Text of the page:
This week sees the launch of the Scottish Windfarm Bird Steering Group. This is a joint partnership between the Scottish Government, Scottish Natural Heritage, RSPB Scotland and four of the countries major developers of large scale windfarms: Vattenfall, RES, SSE and ScottishPower Renewables. All four of these groups will be contributing funding to the Steering Group which will be studying interactions between windfarms and bird populations.
The Scottish Windfarm Bird Steering Group will be conducting research for the next four years. For the first time data from several operational windfarms will be collated centrally for the first time. This will allow researchers to carry out in-depth study of issues such as population displacement, cumulative impact and collision risk as well as conduct a review of Scotland’s existing and extensive habitat management schemes.
Professor Colin Galbraith who will be the independent chair of the steering group will announce it’s launch tommorow at the AllEnergy conference in Aberdeen. He made the following statement:
“This new research programme is vital to help us understand the interactions between windfarms and birds across Scotland. It is particularly important, and significant, that the industry is working with the Scottish Government, SNH and RSPB to deliver this important initiative over the coming four years, which will help develop a clearer understanding of how to maintain bird populations alongside windfarms.”
Fergus Ewing, Scottish Government Minister for Energy, Enterprise and Tourism commented:
“The Scottish Government is supporting this important initiative with a view to improving understanding of the relationship between bird populations and wind farms, and it is very positive that the group is already acting as a platform for dialogue and cooperation between the wind industry, conservation groups and Government.
“By reducing uncertainty around such an important environmental issue, the group’s work is supporting a good practise agenda, and our drive for well informed decision making.”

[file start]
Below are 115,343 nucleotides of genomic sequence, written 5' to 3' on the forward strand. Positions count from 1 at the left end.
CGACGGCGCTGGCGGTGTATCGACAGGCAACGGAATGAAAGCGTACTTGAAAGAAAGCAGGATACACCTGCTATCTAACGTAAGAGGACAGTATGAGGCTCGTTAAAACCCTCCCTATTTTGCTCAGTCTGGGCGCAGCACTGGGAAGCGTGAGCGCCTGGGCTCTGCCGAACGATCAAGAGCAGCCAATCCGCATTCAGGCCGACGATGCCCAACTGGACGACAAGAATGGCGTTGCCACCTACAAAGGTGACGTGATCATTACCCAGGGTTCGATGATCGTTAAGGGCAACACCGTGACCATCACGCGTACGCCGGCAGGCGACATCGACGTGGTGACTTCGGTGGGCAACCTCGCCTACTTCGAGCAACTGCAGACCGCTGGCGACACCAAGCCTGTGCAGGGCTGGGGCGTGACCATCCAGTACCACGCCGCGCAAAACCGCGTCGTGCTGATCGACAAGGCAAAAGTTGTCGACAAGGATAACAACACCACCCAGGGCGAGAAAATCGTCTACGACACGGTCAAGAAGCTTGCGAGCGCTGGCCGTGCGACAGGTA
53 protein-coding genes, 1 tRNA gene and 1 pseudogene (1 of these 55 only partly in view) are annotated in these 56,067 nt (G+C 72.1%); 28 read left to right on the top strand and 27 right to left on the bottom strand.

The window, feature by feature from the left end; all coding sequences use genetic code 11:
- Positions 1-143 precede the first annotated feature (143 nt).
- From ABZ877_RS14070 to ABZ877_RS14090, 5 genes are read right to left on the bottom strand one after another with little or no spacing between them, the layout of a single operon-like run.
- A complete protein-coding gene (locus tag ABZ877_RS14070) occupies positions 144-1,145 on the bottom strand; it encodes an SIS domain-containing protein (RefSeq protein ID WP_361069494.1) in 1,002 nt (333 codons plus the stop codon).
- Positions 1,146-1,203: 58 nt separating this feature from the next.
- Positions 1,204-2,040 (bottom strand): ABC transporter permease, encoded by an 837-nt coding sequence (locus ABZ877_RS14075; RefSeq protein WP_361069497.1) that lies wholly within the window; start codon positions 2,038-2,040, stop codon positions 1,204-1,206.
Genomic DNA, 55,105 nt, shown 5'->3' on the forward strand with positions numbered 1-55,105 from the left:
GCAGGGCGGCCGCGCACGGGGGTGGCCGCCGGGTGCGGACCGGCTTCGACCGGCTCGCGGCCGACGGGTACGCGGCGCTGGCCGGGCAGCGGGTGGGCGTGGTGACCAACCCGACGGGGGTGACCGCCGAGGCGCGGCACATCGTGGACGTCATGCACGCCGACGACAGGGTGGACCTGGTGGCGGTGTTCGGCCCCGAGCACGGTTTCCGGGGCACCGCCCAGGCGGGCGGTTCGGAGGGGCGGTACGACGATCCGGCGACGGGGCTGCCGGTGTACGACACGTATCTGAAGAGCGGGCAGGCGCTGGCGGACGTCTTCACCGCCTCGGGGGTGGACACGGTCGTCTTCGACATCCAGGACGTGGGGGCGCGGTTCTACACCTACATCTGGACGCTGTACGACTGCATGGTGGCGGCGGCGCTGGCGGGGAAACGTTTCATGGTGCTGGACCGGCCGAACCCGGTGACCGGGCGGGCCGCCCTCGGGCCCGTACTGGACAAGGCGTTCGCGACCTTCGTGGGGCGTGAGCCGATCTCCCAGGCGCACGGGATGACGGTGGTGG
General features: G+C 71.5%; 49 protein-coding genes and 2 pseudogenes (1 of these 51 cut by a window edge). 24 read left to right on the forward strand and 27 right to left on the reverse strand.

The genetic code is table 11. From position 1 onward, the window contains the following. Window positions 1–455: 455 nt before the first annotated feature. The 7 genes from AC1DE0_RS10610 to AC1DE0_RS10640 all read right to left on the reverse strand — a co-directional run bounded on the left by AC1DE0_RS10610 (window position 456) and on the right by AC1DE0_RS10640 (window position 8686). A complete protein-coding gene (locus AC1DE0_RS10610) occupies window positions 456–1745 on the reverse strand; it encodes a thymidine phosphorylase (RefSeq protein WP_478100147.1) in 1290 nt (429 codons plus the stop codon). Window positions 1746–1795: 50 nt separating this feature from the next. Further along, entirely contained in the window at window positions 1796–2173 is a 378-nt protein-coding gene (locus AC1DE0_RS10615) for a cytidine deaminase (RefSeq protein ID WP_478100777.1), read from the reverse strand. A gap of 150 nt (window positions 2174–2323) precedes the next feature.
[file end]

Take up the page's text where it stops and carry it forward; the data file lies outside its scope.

Aedan Smith, Head of Planning and Development for RSPB Scotland stated:
“We warmly welcome the practical support shown by these four companies to the work of the Scottish Windfarm Bird Steering Group. We hope that cooperation in this area between industry, SNH, Scottish Government and ourselves will get best value from data already collected, with the ultimate aim of a quicker, safer decision-making process for birds, base don the best available evidence.”
Joss Blamire, Senior Policy Manager at trade body Scottish Renewables observed:
“Over the last few years, the renewables industry has contributed more to research on birds than any other industry. This commitment to bird conservation has been reinforced by this further contribution from these renewable energy companies.
“Having a central hub for this data means the industry is joining the dots to give researchers a fuller picture of exactly how birds interact with wind turbines.
“The Scottish Windfarm Bird Steering Group is another good example of where industry, conservation groups and government can come together to share expertise and information that will lead to an improved understanding of how we build windfarms that will coexist with our natural environment and wildlife without negatively impacting on them.”
The establishment of the Scottish Windfarm Bird Steering Group is good news for the onshore wind industry for two reasons. Firstly, the long-term nature of the study is indicative of the Scottish Government’s commitment to onshore wind. Secondly, anti-wind turbine groups have long used overinflated claims about the impact of wind turbines on bird populations in attempts to discredit developments and dampen support for the industry. Meeting such claims with hard facts and evidence is the best way to address these issues.